A bird’s-eye view of Suffolk

Published 9:01 pm Monday, November 14, 2011

When my husband requested we do something “huge” for his birthday, I jokingly suggested we go skydiving. I assumed it was something my husband wasn’t interested in. Boy, was I wrong.

So we set a date to jump out of a plane from Skydive Suffolk on Saturday.

On Friday night, I found it hard to get to sleep. It was a little like the night before the first day of school. When I was a child, I always imagined the best- and worst-case scenarios, so that I would be prepared for whatever would come.

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But there was no preparing for my experience with Skydive Suffolk.

We arrived at noon, hearts racing at the prospect of doing something so dangerous.

Most of the day is a haze. There was training, including a video peppered with jokes and legalese. I remember signing away my life and right to sue in case of an accident.

By the time we met the two tandem instructors — Jim and Chris — we might have been rethinking our decision. After a few joking — we hoped — references to learning the ins and outs of skydiving from YouTube videos and “Skydiving for Dummies” books, some more prudent than I might have turned back.

But I had first vowed to jump out of an airplane when I was 6 years old. I wasn’t about to go back on a 19-year-old promise to myself.

Besides, it was difficult not to get excited again as we waited in the hangar, surrounded by experienced jumpers waiting their turns. Many congratulated us on deciding to make the leap — literally.

Then our names were called and it was all an adrenaline-fueled blur as we cinched up, tried on caps and goggles, reviewed instructions for a third time and crammed into the relatively tiny plane. I sat next to my husband, who was grinning with the glee of a toddler on Christmas morning. I’m sure my face was the same.

It seemed we were at altitude in the blink of an eye. Clarity settled over me as the sun began dipping toward the horizon and my instructor buckled me to him.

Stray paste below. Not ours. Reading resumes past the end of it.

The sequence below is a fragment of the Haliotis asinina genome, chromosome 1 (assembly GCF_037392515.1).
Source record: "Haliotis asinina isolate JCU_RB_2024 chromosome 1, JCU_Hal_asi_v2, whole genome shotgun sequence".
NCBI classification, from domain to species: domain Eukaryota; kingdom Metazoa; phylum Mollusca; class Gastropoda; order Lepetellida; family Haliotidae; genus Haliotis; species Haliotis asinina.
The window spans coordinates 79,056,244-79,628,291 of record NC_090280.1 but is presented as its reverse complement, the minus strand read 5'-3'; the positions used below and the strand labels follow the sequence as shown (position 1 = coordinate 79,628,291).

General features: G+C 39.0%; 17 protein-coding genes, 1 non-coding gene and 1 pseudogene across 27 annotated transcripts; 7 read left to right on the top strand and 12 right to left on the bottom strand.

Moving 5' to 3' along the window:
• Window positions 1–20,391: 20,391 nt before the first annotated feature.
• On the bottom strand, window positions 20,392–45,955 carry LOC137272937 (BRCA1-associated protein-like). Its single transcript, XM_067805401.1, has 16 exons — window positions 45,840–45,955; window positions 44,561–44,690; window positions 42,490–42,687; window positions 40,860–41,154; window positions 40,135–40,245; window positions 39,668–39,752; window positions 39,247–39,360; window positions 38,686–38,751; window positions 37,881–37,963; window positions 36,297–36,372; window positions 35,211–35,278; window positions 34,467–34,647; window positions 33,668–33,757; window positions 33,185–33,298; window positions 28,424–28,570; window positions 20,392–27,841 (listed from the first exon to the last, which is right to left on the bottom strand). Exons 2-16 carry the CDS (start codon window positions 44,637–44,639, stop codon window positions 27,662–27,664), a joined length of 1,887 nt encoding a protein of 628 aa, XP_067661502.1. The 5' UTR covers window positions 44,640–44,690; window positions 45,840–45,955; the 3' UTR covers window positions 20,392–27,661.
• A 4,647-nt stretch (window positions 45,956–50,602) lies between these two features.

“Are you nervous?” yelled Chris, my instructor, over the propeller. I shook my head no, and I wasn’t lying. “Good! Now, on the count of three? One! Two! Three!”

We rolled out of the open hatch, flipped and soared into the clearest blue sky I’ve ever seen.

Another jumper who had gone up in the plane with us stuck close to Chris and I for the first minute of freefall. He performed aerial flips, grinning and waving with a joy that made me realize why so many skydivers do this so often.

Then Chris deployed the parachute, and we swayed on the slightly chilly breezes as our entertainer slipped out of sight.

Chris pointed out different parts of Suffolk: The Great Dismal Swamp and Lake Drummond, Harbour View and downtown. He pointed out the plane as it turned toward the airport to land. He pointed out my husband, whom I later learned had been allowed to steer the parachute for a little bit.

It took eight minutes or so to land, and in that time I got a whole new view of Suffolk. From up there, the city glistened, and the fall leaves reflected the setting sun. When we landed, all I wanted to do was go right back up and jump again.

It’s an experience I’ll never forget, and one I’m glad I had in Suffolk.